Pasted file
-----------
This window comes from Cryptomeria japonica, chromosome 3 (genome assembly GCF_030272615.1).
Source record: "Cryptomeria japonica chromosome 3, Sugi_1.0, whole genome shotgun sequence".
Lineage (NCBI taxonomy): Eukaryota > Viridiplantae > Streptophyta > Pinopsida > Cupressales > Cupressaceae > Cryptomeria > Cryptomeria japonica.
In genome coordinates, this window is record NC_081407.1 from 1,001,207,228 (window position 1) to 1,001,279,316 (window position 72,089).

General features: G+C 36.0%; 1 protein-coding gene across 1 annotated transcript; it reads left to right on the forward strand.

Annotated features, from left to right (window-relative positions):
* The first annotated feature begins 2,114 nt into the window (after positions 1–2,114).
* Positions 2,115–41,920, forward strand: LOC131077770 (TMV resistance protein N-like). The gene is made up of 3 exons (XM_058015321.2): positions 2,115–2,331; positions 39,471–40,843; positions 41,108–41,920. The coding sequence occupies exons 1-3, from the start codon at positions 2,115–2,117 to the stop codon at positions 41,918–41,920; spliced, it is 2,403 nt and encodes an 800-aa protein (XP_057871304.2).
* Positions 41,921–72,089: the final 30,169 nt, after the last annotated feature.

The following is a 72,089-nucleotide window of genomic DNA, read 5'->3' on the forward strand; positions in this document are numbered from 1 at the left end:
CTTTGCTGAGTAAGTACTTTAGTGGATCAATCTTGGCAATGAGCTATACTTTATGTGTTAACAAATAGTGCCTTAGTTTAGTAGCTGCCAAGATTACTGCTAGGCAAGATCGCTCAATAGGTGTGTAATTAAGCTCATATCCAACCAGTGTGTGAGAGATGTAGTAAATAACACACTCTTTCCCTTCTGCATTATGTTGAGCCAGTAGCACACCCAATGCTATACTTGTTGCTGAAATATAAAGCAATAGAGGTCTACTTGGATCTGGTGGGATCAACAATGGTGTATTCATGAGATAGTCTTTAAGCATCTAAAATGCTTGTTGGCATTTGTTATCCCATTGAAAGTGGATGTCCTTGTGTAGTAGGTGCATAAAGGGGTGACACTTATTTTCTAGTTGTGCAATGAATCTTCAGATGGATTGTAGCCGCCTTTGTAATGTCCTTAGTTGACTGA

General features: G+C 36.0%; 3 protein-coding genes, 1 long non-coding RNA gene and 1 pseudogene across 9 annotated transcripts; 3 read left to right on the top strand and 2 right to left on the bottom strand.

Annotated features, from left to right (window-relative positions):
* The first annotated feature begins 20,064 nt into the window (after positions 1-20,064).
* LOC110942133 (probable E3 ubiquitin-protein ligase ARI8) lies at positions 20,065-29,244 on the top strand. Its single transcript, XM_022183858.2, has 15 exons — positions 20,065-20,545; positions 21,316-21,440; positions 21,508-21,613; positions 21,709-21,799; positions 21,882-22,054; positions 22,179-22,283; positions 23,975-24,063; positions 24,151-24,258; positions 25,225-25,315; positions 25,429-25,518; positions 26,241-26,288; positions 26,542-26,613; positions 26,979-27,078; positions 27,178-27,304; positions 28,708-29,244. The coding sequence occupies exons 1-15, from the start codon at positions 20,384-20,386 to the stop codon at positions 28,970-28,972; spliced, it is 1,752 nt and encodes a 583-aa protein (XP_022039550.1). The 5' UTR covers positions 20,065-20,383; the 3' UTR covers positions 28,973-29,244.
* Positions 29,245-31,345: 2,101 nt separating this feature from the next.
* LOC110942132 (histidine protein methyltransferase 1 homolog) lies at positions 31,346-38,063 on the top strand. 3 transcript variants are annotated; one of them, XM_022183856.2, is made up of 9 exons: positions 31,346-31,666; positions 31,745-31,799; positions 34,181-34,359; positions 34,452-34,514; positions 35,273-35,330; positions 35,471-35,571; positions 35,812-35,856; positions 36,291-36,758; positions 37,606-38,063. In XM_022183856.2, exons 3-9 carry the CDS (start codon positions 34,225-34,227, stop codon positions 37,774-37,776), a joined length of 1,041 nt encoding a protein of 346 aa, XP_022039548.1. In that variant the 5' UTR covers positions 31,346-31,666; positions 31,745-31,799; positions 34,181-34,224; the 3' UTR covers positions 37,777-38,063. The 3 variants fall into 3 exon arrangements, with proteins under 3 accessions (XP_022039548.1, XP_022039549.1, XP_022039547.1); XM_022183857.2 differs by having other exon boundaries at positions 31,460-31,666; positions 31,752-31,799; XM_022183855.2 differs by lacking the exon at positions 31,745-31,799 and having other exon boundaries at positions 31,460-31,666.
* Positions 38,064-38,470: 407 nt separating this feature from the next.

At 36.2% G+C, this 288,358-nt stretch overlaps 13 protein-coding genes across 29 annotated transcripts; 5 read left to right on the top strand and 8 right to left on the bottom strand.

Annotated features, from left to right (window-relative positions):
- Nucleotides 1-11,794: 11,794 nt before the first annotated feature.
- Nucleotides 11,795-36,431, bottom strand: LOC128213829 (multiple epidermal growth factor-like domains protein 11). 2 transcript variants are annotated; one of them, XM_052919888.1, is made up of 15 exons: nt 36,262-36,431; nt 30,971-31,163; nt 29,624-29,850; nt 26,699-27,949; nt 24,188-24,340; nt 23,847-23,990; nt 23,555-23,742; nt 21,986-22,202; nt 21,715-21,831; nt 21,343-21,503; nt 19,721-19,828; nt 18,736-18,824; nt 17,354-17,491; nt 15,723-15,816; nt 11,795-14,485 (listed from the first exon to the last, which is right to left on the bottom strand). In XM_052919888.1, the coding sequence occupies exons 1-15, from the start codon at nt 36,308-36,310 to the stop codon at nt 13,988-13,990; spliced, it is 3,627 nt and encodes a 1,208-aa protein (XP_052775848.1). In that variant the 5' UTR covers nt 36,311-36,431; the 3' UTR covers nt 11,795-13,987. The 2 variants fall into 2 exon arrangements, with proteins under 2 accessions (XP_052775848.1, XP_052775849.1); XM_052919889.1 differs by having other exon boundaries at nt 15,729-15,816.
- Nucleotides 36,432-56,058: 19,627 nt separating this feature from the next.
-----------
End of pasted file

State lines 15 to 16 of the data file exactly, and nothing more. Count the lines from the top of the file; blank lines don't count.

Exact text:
* LOC110942133 (probable E3 ubiquitin-protein ligase ARI8) lies at positions 20,065-29,244 on the top strand. Its single transcript, XM_022183858.2, has 15 exons — positions 20,065-20,545; positions 21,316-21,440; positions 21,508-21,613; positions 21,709-21,799; positions 21,882-22,054; positions 22,179-22,283; positions 23,975-24,063; positions 24,151-24,258; positions 25,225-25,315; positions 25,429-25,518; positions 26,241-26,288; positions 26,542-26,613; positions 26,979-27,078; positions 27,178-27,304; positions 28,708-29,244. The coding sequence occupies exons 1-15, from the start codon at positions 20,384-20,386 to the stop codon at positions 28,970-28,972; spliced, it is 1,752 nt and encodes a 583-aa protein (XP_022039550.1). The 5' UTR covers positions 20,065-20,383; the 3' UTR covers positions 28,973-29,244.
* Positions 29,245-31,345: 2,101 nt separating this feature from the next.